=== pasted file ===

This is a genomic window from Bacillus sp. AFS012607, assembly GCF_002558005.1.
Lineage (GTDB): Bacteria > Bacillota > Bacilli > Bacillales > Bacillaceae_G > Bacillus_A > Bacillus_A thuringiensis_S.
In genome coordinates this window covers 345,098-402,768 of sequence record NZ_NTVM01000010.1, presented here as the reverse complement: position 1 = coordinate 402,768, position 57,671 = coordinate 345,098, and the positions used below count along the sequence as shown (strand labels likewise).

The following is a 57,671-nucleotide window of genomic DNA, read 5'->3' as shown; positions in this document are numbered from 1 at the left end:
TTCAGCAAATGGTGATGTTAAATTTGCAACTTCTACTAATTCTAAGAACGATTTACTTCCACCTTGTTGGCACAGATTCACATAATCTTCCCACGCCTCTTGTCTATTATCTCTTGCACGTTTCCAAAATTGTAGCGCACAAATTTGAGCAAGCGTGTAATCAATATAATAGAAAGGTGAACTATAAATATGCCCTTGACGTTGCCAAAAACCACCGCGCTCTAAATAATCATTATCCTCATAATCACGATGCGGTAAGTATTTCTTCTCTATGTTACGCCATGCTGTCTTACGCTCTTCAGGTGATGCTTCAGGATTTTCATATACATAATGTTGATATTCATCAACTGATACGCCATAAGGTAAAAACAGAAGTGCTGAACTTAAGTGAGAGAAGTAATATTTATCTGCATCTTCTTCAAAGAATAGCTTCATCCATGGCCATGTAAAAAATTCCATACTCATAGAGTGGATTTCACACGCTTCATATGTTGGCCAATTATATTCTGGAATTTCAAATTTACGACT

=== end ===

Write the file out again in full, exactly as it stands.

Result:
This is a genomic window from Bacillus sp. AFS012607, assembly GCF_002558005.1.
Lineage (GTDB): Bacteria > Bacillota > Bacilli > Bacillales > Bacillaceae_G > Bacillus_A > Bacillus_A thuringiensis_S.
In genome coordinates this window covers 345,098-402,768 of sequence record NZ_NTVM01000010.1, presented here as the reverse complement: position 1 = coordinate 402,768, position 57,671 = coordinate 345,098, and the positions used below count along the sequence as shown (strand labels likewise).

The following is a 57,671-nucleotide window of genomic DNA, read 5'->3' as shown; positions in this document are numbered from 1 at the left end:
TTCAGCAAATGGTGATGTTAAATTTGCAACTTCTACTAATTCTAAGAACGATTTACTTCCACCTTGTTGGCACAGATTCACATAATCTTCCCACGCCTCTTGTCTATTATCTCTTGCACGTTTCCAAAATTGTAGCGCACAAATTTGAGCAAGCGTGTAATCAATATAATAGAAAGGTGAACTATAAATATGCCCTTGACGTTGCCAAAAACCACCGCGCTCTAAATAATCATTATCCTCATAATCACGATGCGGTAAGTATTTCTTCTCTATGTTACGCCATGCTGTCTTACGCTCTTCAGGTGATGCTTCAGGATTTTCATATACATAATGTTGATATTCATCAACTGATACGCCATAAGGTAAAAACAGAAGTGCTGAACTTAAGTGAGAGAAGTAATATTTATCTGCATCTTCTTCAAAGAATAGCTTCATCCATGGCCATGTAAAAAATTCCATACTCATAGAGTGGATTTCACACGCTTCATATGTTGGCCAATTATATTCTGGAATTTCAAATTTACGACT